RDNT filed a complaint in district court.  The district court ruled for RDNT, finding that the Council “misapplied certain standards, misrepresented the impact of certain studies, and appeared to ignore evidence to the contrary.”  On appeal, however, the Court of Appeals sided with the City, holding that the City properly exercised its discretion.  RDNT then appealed to the Supreme Court.

The Supreme Court did not address the issues related to compatibility of the proposal with the comprehensive plan, instead limiting its review to the claim that the proposed use would violate the conditional use ordinance.  Noting that a court “will reverse a governing body’s decision regarding a conditional use permit application if the governing body acted unreasonably, arbitrarily, or capriciously” the Supreme Court broke this inquiry down into two parts:  (1) whether the reasons provided by the city were legally sufficient and, if so, (2) whether the reasons had a factual basis in the record.

Criteria 5 of the conditional use permit ordinance requires the Council to make a finding that “the proposed use will not be injurious to the surrounding neighborhood or otherwise harm the public health, safety and welfare.”  Although noting that this standard is imprecise, the Court recognized that it has long held that cities have the right to deny conditional uses “if the proposed use endangers the public health or safety or the general welfare of the area affected or the community as a whole.”  Thus the Court concluded that the ordinance standard is legally sufficient.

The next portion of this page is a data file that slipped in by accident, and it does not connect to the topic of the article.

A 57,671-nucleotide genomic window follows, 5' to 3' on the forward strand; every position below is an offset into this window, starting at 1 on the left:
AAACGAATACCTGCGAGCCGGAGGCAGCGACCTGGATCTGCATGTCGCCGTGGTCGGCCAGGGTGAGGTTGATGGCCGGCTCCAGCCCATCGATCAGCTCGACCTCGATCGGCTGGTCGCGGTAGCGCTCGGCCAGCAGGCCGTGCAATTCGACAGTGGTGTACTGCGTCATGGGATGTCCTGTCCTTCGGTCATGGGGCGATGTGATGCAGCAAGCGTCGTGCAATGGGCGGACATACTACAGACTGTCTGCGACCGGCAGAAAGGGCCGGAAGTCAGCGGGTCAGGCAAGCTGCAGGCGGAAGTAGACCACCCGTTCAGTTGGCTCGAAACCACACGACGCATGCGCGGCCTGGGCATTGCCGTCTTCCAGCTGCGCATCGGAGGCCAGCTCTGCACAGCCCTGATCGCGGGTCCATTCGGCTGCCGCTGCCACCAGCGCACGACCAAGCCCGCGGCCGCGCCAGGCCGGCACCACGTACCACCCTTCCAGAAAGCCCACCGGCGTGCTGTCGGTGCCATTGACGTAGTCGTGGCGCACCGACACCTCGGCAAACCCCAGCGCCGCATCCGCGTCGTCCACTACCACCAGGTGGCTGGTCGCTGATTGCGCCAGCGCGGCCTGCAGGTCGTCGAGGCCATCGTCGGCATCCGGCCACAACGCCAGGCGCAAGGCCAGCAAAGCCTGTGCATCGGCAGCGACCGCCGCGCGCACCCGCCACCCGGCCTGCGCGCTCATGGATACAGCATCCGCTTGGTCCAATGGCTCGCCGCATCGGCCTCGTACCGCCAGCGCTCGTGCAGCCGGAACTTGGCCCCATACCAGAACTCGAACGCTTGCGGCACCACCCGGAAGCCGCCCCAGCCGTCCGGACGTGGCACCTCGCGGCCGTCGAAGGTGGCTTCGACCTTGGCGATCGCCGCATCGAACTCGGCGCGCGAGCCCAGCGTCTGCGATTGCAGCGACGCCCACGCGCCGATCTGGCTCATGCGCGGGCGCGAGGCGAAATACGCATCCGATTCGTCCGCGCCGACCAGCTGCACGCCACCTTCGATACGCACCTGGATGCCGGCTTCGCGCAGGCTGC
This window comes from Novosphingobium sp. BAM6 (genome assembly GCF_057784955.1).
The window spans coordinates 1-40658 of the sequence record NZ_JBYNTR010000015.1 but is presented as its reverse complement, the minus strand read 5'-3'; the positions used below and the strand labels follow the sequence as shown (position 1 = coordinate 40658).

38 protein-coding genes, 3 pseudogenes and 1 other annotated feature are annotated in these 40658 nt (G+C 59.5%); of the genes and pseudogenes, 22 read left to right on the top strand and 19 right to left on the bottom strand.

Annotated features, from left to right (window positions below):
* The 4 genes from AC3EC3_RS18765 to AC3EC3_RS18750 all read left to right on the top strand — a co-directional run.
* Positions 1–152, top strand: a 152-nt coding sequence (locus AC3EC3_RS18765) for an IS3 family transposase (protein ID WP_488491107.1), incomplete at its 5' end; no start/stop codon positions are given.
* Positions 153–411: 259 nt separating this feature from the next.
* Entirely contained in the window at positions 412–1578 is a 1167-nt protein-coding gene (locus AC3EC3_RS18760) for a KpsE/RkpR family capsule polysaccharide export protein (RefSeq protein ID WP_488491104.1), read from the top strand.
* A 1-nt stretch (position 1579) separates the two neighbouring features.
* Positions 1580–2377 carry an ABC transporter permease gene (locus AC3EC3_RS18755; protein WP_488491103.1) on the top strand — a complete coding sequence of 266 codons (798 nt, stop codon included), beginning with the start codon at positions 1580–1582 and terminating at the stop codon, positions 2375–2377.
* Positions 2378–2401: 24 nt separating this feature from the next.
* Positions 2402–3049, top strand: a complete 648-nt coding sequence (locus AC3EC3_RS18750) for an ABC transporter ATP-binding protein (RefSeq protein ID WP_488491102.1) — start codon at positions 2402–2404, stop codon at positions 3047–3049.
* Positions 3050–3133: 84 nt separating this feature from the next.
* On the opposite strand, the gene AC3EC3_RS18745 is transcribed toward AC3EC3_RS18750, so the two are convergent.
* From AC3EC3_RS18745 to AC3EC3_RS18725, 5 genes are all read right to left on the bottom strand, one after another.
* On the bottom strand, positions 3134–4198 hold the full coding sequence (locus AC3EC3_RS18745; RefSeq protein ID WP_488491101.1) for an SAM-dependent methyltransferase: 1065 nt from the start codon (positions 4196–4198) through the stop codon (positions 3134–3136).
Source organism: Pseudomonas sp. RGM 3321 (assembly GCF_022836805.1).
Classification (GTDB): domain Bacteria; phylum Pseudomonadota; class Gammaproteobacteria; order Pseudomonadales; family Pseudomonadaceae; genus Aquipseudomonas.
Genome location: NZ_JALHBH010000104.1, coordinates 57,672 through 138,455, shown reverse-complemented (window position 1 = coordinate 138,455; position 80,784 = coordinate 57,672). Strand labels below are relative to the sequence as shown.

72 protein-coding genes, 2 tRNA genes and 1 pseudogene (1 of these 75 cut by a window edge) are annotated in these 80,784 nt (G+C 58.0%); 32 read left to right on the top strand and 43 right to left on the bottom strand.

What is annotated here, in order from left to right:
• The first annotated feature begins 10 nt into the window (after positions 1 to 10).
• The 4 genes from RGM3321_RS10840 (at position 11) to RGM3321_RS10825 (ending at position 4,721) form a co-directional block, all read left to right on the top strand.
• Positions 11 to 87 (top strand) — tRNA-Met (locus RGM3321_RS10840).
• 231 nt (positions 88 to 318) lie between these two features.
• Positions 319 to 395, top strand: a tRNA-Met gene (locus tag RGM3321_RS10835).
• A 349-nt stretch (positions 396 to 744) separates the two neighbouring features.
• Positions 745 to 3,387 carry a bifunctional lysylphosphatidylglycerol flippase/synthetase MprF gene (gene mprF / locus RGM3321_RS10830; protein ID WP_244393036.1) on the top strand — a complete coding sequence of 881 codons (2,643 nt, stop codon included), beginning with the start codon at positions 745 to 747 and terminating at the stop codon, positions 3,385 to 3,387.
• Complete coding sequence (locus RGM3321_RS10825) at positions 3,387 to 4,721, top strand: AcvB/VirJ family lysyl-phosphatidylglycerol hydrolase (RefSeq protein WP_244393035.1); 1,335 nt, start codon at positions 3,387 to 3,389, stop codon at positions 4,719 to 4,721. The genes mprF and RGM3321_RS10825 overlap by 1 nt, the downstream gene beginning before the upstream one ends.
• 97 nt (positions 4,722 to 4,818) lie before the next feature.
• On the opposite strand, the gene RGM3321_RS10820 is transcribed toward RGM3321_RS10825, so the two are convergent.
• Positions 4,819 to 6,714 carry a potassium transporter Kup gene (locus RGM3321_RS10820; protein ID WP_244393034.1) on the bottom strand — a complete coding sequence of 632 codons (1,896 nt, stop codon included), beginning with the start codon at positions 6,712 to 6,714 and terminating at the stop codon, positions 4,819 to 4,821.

Regarding the second step, neighbors gave concrete testimony about how the increase in traffic would damage their quality of life. Bloomington relied on multiple traffic studies, data from their City Engineer and detailed factual complaints from residents to determine that this project will injure public health and welfare. The City determined that street capacity alone was not dispositive as to whether an increase in traffic would injure the neighborhood or otherwise harm the public health, safety, and welfare. “The fact that a street could physically handle more traffic does not determine whether the neighborhood or the public could handle more traffic. To paraphrase one of the City’s planners: this is not a capacity issue, it is a livability issue.” The Court, therefore, could not conclude that the City acted unreasonably, arbitrarily, or capriciously.